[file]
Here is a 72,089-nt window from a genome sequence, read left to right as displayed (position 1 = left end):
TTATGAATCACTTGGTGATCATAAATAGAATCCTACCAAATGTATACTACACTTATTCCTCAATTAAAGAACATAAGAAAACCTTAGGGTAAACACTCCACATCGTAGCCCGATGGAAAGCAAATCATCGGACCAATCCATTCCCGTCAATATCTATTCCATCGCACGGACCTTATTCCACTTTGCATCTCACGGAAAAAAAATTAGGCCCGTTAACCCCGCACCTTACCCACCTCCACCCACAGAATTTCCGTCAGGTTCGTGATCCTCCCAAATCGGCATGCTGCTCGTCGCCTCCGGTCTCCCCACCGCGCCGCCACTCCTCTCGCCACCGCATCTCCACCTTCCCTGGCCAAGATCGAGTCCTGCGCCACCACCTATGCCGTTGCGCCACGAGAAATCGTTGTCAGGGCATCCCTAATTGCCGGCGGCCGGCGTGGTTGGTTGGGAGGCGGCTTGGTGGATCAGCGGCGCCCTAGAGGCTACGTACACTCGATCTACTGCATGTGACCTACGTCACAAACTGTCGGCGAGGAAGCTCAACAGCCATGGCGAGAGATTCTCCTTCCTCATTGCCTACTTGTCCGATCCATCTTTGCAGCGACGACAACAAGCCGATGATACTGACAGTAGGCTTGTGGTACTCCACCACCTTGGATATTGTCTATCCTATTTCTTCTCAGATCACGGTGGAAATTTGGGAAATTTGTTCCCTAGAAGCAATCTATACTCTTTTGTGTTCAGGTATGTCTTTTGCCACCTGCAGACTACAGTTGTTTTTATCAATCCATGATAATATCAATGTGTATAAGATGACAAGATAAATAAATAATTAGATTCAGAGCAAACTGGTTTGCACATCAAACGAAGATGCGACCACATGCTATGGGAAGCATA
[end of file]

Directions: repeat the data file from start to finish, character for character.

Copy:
Here is a 72,089-nt window from a genome sequence, read left to right as displayed (position 1 = left end):
TTATGAATCACTTGGTGATCATAAATAGAATCCTACCAAATGTATACTACACTTATTCCTCAATTAAAGAACATAAGAAAACCTTAGGGTAAACACTCCACATCGTAGCCCGATGGAAAGCAAATCATCGGACCAATCCATTCCCGTCAATATCTATTCCATCGCACGGACCTTATTCCACTTTGCATCTCACGGAAAAAAAATTAGGCCCGTTAACCCCGCACCTTACCCACCTCCACCCACAGAATTTCCGTCAGGTTCGTGATCCTCCCAAATCGGCATGCTGCTCGTCGCCTCCGGTCTCCCCACCGCGCCGCCACTCCTCTCGCCACCGCATCTCCACCTTCCCTGGCCAAGATCGAGTCCTGCGCCACCACCTATGCCGTTGCGCCACGAGAAATCGTTGTCAGGGCATCCCTAATTGCCGGCGGCCGGCGTGGTTGGTTGGGAGGCGGCTTGGTGGATCAGCGGCGCCCTAGAGGCTACGTACACTCGATCTACTGCATGTGACCTACGTCACAAACTGTCGGCGAGGAAGCTCAACAGCCATGGCGAGAGATTCTCCTTCCTCATTGCCTACTTGTCCGATCCATCTTTGCAGCGACGACAACAAGCCGATGATACTGACAGTAGGCTTGTGGTACTCCACCACCTTGGATATTGTCTATCCTATTTCTTCTCAGATCACGGTGGAAATTTGGGAAATTTGTTCCCTAGAAGCAATCTATACTCTTTTGTGTTCAGGTATGTCTTTTGCCACCTGCAGACTACAGTTGTTTTTATCAATCCATGATAATATCAATGTGTATAAGATGACAAGATAAATAAATAATTAGATTCAGAGCAAACTGGTTTGCACATCAAACGAAGATGCGACCACATGCTATGGGAAGCATA